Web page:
Qi Dao respects the philosophical principles of Yin and Yang common in Oriental schools of thought, which oppose as well as complement and balance each other. Like a magnet where the positive and negative poles cannot exist without each other, Yin and Yang movements need to work together to balance and synchronize the body and its energy field. In each spatial plane of movement, such as the mid-sagittal (Centerline), frontal (vertical) and transverse (horizontal) planes, there are directions having Yin or Yang qualities.
Yin movements represent the feminine aspect of universal energy flowing forward, downward and inward, each viewed in relation to one's center. Yang movements represent the masculine aspect of universal energy flowing backward, upward and outward, again viewed in relation to one's center. It is interesting to note that Western medical terminology uses the identical categories of direction: anterior - forward, inferior - downward, interior - inward, posterior - backward, exterior - outward and superior - upward.
The basic directional movements of Qi Dao are paired up in each of the spatial dimensions. When one arm performs a primary movement, the opposite arm makes a secondary movement to provide counter-balance. By definition, primary movement is a movement that coincides with the direction of the motion of the body's center of mass. The power of the primary movement does not come from the tension of the arm muscles, but from the momentum of the whole body. Secondary movement is usually a movement of the opposite arm in reverse. Most secondary movements have no inherent power because they move in the direction opposite to the momentum of the body.
Forward Push, Closing and Downward Press in this context require transverse motion of the legs - stepping towards the target with the opposite foot from the arm making the primary movement and bringing the weight on the front foot. Backward Pull, Opening and Upper Cut, on the other hand, usually require homolateral motion of the legs - stepping towards the target with the foot on the same side of the body as the arm making the primary movement.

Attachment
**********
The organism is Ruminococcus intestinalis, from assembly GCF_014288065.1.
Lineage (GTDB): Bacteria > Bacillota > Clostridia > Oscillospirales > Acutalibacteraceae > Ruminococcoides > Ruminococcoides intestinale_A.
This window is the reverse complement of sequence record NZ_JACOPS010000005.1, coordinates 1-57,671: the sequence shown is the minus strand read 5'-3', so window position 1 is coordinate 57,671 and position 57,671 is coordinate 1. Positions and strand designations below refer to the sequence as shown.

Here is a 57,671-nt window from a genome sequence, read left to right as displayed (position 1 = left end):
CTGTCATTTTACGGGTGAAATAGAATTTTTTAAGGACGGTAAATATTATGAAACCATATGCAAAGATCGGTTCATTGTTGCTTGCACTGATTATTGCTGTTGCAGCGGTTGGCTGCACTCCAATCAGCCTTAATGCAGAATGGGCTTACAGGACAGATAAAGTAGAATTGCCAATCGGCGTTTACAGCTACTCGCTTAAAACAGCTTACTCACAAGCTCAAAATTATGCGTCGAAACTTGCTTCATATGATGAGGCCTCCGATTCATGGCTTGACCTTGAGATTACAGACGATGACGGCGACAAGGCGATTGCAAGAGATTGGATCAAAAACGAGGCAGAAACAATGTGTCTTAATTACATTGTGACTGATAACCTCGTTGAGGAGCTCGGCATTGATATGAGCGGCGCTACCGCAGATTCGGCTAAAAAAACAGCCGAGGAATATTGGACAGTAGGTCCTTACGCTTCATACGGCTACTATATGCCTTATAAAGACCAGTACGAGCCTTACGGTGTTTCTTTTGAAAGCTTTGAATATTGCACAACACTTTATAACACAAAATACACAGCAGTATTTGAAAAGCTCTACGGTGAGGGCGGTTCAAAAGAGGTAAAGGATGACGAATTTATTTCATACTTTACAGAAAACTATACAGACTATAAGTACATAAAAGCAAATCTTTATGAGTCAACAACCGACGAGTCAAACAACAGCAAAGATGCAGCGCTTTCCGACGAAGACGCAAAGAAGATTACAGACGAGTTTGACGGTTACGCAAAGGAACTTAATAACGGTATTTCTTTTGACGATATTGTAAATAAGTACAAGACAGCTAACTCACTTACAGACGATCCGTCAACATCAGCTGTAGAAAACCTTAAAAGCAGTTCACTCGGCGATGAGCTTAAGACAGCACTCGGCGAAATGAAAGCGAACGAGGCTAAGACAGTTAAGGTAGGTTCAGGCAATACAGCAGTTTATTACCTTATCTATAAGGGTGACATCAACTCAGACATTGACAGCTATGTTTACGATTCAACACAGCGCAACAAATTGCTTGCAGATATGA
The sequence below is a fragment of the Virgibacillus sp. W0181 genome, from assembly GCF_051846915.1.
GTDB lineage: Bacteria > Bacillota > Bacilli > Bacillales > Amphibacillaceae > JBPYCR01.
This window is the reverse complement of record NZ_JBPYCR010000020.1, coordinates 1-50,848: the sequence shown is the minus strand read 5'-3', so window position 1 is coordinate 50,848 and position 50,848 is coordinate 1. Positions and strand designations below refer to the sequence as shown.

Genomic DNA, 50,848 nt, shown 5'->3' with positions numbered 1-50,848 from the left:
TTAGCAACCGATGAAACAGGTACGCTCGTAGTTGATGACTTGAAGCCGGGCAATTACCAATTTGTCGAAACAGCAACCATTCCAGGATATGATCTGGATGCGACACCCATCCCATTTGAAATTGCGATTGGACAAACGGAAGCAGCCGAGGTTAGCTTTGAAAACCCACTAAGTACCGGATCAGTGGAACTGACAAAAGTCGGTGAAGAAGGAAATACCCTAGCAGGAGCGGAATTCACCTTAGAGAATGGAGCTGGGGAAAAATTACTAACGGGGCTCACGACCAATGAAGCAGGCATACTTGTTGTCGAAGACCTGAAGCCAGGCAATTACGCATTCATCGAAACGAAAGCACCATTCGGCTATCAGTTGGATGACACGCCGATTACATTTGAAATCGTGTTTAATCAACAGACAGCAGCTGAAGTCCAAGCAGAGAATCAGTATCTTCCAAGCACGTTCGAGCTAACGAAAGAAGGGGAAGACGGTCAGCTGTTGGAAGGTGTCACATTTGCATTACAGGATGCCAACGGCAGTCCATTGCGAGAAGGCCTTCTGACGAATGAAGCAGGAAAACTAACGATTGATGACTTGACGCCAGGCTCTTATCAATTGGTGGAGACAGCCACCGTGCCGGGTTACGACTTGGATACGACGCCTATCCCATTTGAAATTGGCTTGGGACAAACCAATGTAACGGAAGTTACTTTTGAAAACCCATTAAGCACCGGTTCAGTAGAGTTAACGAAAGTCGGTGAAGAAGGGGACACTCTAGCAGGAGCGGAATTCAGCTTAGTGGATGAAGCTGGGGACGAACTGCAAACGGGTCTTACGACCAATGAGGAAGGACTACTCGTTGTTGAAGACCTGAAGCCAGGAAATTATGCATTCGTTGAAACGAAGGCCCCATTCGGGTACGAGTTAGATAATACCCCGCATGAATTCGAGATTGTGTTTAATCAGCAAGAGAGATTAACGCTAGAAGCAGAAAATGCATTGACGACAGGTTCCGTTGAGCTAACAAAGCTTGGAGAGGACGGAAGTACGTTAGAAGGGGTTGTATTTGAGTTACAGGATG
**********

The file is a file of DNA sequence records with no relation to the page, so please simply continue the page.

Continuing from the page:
In your travels, you may find yourself in some tough situations when someone may be aggressive toward you or your company. Rest assured that Qi Dao is not only an enlightening energy art, but also a superb martial art. In this chapter, you will find some basic examples of self-defense application of the six directional movements that can help you free yourself from someone's grip. When someone grabs you by the hand or wrist, that person may either grab you with the hand on the same side of the body (Parallel Grip) or with the opposite hand across the Centerline (Cross Grip). You may find that any grip has strong and weak points.
The strongest point in any grip is in the center of the palm - Lao Gong acupuncture point. Imagine a vector of force emanating from the center of the palm perpendicular to its surface. This means that pushing against the palm of the grabbing hand would be going against the flow of the grip s energy. Going with the flow of that energy would require moving in the direction in which the other person s Lao Gong point is pointing. With practice, you will learn not only to detect the direction of that flow with your eyes closed but even to sense that direction before the opponent s hand reaches you.
Alternating roles with your adventure partner practice elbow strikes on small and light targets like foam-padded sticks regularly sold in martial arts supply stores (you will need those for your future practice, too, if you continue exploring more advanced applications of Qi Dao). The ideal dimensions of the stick are one-half of your height in length and about one inch in diameter. It should be padded for beginning training using foam or rubber tube that also slightly covers both ends of the stick. Holding one stick in each hand your practice partner can provide you with two targets to hone your precision and coordination. Hitting the stick with an elbow may not be very pleasant, so go slowly and do not try to hit too hard. One of the most ubiquitous habits developed by martial artists is trying to hit their targets harder and harder forgetting about awareness, timing and alignments. Imagine practicing these movements as if you are practicing Tai Chi - slowly and effortlessly. It will make your practice more meditative and pleasant. Qi Dao teaches that only harmonious steps can lead you to harmonious goals.
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